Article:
On my website I have a page where I post eBay listings for thimbles. I started this page right after Thanksgiving because I watched some of the best examples of American thimbles come up for sale and I was enjoying following the auctions. I have no financial interest in the listings I post, but I love to collect and like most collectors, I love a bargain.
There was a time when I spent untold hours shooting photos and writing about thimbles and the effort resulted in my book, American Silver Thimbles. At the time the book was published, thimbles were substantially more expensive than they are today. Thimble collecting reached a feverish pitch for some of the iconic American silver thimbles and prices then were sometimes more than 4-6 times what I saw them fetch this past Christmas season (with some notable exceptions of course).
Yesterday I saw a prime example of fallen glory: a little Columbian Exposition thimble sold for $89.89. Under $100.00. An unheard of low price back in the 1980's-1990'a.
I also remember well the days the Simons Bros. 'Stitch in Time' thimble fetched over $700.00; this past Christmas one went for $128.00.
Why have thimble prices fallen? I would guess a series of reasons.
Several substantial thimble collections have come back on the market and eBay has made comparisons more efficient; we know, for example that 3 or 4 Stitch in Time thimbles came on the market all in a month's time and we could compare the prices they fetched. We also found out there were likely more of them than we thought.
At the height of a collector fad, the prices soar beyond expectation, then when the fad dies off, the prices fall lower than we might imagine.
Sometimes a poorly photographed and written eBay listing results in a bargain price. I took advantage of this factor within the last month: I found a thimble I have always wanted, at a bargain price because the photo was terrible and the write up very vague. I almost missed the listing altogether, clicked my heels when I found it and it is proudly sitting in my thimble case now.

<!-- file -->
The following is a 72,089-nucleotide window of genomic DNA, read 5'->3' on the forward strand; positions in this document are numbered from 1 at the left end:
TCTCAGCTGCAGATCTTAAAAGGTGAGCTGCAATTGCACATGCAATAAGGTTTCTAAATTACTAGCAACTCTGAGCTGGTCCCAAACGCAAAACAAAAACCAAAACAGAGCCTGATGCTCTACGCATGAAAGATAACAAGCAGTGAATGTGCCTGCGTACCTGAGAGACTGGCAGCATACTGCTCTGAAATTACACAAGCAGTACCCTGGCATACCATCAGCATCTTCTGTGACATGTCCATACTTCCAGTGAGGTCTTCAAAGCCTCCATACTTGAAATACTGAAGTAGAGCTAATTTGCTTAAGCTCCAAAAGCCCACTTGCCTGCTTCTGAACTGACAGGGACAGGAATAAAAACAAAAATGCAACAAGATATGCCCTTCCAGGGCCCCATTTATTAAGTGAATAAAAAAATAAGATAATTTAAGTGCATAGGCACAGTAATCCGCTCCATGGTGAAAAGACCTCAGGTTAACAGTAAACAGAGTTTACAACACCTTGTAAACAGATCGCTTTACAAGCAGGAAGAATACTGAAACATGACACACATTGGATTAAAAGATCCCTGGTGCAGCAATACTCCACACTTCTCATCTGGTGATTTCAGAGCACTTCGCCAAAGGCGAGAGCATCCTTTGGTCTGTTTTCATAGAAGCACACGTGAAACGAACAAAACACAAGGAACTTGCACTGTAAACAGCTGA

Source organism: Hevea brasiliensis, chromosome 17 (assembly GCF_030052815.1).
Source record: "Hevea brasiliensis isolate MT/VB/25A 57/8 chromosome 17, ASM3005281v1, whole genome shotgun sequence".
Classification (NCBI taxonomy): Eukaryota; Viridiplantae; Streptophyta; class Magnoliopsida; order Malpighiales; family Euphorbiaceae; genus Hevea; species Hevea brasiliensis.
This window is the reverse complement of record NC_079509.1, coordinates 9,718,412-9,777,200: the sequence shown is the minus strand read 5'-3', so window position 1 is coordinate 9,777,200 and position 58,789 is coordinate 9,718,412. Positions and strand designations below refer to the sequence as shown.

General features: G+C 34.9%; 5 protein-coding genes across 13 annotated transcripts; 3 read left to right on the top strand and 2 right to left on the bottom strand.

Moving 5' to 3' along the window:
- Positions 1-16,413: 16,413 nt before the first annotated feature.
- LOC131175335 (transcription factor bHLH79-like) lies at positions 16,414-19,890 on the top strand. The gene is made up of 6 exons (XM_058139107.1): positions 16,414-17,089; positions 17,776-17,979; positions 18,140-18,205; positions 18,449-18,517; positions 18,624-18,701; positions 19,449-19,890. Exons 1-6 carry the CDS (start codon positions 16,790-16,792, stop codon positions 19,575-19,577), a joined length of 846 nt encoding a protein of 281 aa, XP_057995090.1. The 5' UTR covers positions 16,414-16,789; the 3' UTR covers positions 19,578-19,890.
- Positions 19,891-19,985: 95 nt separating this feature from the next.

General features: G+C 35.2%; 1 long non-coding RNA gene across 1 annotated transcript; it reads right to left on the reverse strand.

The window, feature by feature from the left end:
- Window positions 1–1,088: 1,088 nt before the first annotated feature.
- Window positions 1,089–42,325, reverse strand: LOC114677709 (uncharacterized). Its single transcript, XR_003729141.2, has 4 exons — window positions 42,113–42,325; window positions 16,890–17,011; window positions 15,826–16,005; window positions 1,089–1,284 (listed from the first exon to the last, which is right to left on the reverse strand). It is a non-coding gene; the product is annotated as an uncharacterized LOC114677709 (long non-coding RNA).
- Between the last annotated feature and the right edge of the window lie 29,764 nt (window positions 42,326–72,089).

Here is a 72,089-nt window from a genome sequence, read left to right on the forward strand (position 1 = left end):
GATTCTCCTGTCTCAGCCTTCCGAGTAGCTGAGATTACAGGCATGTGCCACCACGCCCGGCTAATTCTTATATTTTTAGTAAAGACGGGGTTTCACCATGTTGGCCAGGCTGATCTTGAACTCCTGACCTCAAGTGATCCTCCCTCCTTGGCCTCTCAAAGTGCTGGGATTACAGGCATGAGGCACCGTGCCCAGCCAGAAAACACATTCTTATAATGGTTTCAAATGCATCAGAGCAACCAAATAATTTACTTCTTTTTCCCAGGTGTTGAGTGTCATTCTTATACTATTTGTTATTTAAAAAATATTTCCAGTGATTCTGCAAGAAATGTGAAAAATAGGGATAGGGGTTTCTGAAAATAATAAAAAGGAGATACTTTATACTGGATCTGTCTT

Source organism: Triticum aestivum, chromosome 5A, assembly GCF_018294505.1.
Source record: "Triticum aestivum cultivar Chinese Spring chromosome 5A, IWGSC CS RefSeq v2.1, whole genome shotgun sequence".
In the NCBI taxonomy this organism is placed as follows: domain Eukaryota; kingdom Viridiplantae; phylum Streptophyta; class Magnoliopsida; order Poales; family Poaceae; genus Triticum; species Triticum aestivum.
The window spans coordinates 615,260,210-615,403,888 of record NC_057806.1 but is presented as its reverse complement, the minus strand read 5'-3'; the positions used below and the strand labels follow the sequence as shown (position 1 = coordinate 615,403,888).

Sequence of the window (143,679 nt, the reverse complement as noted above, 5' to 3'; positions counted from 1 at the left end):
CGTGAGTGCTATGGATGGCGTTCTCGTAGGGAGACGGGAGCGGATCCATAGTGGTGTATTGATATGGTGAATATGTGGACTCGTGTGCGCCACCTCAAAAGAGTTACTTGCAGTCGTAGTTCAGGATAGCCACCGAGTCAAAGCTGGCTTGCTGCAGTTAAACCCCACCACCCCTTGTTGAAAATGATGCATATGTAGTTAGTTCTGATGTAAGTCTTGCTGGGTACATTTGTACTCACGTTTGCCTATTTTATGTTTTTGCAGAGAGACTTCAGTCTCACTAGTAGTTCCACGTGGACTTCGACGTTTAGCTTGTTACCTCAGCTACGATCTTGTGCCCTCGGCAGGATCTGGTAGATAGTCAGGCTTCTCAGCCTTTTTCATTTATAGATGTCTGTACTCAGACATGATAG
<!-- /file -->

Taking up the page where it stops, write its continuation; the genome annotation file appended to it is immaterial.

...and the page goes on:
For years after I wrote American Silver Thimbles I didn't pursue thimbles. I don't like to search for collectibles in the midst of a fad; I would rather look for something not in favor. So when, quite by accident I rediscovered thimbles at much more reasonable prices all these years later, I thought the time had come to see if I could fill in some holes in my collection.
I have had a great time posting thimble auctions on my website and indulging in a few of the thimbles for myself.
Will thimbles ever reach their highest prices again? I have no way of knowing and I don't think it matters. I am not buying these thimbles as an investment, just for the pleasure they bring. Thimbles have a rich and interesting history and the workmanship and quality of the designs are often wonderful. I marvel at how much the thimble-makers managed to fit on the band of a thimble. I have always loved needlework tools in general because they are working tools, often with beautiful designs.
And right now another attractive feature about a thimble collection: it doesn't take much room.
P.S. On my website I have kept photos of past thimble auctions and the prices they fetched as a record of comparison. I will continue to add to the photos as the auctions finish.